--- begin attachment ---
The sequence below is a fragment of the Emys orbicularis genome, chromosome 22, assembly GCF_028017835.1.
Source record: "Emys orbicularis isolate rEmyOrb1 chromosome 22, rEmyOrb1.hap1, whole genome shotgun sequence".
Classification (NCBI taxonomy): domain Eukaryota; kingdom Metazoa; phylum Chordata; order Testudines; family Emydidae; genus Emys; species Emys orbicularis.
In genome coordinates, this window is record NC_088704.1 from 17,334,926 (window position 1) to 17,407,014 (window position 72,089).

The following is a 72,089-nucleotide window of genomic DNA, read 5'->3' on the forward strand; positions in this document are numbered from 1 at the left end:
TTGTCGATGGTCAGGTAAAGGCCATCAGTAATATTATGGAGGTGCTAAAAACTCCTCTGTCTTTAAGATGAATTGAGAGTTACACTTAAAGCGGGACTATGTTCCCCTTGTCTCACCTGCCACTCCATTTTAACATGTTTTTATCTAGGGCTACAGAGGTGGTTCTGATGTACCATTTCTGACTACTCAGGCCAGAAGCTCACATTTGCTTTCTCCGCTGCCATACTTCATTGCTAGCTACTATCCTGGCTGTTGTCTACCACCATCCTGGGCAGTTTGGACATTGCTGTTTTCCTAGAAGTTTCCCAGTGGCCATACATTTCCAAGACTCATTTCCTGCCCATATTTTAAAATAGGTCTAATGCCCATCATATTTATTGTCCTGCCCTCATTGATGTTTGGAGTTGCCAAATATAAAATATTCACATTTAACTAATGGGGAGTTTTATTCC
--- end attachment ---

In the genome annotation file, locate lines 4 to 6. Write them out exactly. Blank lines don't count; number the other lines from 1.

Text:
In genome coordinates, this window is record NC_088704.1 from 17,334,926 (window position 1) to 17,407,014 (window position 72,089).

The following is a 72,089-nucleotide window of genomic DNA, read 5'->3' on the forward strand; positions in this document are numbered from 1 at the left end:
TTGTCGATGGTCAGGTAAAGGCCATCAGTAATATTATGGAGGTGCTAAAAACTCCTCTGTCTTTAAGATGAATTGAGAGTTACACTTAAAGCGGGACTATGTTCCCCTTGTCTCACCTGCCACTCCATTTTAACATGTTTTTATCTAGGGCTACAGAGGTGGTTCTGATGTACCATTTCTGACTACTCAGGCCAGAAGCTCACATTTGCTTTCTCCGCTGCCATACTTCATTGCTAGCTACTATCCTGGCTGTTGTCTACCACCATCCTGGGCAGTTTGGACATTGCTGTTTTCCTAGAAGTTTCCCAGTGGCCATACATTTCCAAGACTCATTTCCTGCCCATATTTTAAAATAGGTCTAATGCCCATCATATTTATTGTCCTGCCCTCATTGATGTTTGGAGTTGCCAAATATAAAATATTCACATTTAACTAATGGGGAGTTTTATTCC